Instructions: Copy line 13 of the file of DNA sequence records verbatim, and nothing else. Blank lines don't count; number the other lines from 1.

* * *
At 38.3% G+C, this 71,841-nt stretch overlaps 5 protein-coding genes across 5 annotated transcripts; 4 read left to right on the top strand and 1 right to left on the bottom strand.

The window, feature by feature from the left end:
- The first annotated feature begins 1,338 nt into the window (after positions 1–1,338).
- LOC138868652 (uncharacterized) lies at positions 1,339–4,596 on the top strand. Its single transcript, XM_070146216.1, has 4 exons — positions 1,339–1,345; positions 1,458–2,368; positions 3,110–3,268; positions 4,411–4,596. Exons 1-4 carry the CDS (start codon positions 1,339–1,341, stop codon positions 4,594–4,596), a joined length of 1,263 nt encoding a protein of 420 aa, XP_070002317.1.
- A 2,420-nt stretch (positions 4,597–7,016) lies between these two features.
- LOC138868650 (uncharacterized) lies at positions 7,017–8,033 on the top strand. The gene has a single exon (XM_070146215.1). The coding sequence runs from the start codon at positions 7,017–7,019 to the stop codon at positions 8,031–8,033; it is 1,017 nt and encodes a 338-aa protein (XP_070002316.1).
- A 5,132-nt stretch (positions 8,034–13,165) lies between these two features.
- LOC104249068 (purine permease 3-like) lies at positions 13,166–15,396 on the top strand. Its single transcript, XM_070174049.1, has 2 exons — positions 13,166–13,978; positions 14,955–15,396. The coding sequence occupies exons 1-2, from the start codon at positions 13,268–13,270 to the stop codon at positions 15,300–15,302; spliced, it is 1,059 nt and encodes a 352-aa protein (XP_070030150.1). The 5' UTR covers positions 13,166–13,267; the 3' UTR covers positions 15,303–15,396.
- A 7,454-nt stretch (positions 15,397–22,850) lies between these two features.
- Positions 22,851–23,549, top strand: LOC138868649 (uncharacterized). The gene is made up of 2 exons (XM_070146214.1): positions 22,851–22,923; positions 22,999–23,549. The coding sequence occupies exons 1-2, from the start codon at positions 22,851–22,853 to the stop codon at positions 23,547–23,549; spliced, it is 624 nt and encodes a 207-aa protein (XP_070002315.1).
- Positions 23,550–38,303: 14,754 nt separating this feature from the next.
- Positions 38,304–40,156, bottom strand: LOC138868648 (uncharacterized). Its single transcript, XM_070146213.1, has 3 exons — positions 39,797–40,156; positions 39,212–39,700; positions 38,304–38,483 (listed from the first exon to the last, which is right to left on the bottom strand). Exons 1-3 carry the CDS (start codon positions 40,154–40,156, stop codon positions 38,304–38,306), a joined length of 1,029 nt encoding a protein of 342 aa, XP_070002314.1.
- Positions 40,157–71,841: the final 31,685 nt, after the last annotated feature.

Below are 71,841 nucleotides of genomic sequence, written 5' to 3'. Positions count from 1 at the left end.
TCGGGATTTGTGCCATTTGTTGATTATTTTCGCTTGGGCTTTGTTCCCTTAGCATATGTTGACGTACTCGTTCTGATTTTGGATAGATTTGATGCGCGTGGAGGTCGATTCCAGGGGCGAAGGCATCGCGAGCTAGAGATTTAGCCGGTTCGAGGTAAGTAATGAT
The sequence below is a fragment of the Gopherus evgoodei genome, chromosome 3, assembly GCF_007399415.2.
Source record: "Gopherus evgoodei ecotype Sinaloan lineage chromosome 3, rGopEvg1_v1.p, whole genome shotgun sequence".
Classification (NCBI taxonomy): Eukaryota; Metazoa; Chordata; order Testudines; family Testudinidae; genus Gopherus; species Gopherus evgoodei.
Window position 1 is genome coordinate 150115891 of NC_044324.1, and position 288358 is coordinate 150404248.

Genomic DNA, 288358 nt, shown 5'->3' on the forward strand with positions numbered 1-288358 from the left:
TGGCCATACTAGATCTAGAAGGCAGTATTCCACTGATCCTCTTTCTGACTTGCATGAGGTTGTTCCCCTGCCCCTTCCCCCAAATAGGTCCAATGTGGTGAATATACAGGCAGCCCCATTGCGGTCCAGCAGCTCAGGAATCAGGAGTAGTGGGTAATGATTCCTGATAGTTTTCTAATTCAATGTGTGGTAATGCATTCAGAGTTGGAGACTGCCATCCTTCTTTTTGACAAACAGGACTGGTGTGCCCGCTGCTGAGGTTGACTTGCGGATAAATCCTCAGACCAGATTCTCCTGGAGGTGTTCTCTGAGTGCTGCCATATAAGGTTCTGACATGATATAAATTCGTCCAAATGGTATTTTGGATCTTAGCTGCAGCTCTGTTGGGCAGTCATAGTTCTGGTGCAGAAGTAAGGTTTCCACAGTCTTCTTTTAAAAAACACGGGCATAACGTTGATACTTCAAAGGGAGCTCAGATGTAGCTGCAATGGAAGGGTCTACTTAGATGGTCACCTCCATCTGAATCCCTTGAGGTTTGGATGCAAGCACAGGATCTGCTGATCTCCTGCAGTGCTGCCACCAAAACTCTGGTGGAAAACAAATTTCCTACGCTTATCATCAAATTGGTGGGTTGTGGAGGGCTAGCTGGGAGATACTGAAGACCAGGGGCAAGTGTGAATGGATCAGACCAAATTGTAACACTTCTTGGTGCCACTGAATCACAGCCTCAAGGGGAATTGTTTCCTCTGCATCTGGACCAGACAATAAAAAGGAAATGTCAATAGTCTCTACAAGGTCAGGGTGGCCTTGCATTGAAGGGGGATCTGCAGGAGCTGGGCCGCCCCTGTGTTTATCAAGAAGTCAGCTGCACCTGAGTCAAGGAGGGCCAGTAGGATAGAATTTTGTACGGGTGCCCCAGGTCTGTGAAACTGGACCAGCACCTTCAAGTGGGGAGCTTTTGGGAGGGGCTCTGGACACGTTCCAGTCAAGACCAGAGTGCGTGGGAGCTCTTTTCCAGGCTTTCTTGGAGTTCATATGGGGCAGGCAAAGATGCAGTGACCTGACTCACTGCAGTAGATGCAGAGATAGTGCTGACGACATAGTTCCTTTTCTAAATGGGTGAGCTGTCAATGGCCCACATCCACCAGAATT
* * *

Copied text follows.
- Positions 40,157–71,841: the final 31,685 nt, after the last annotated feature.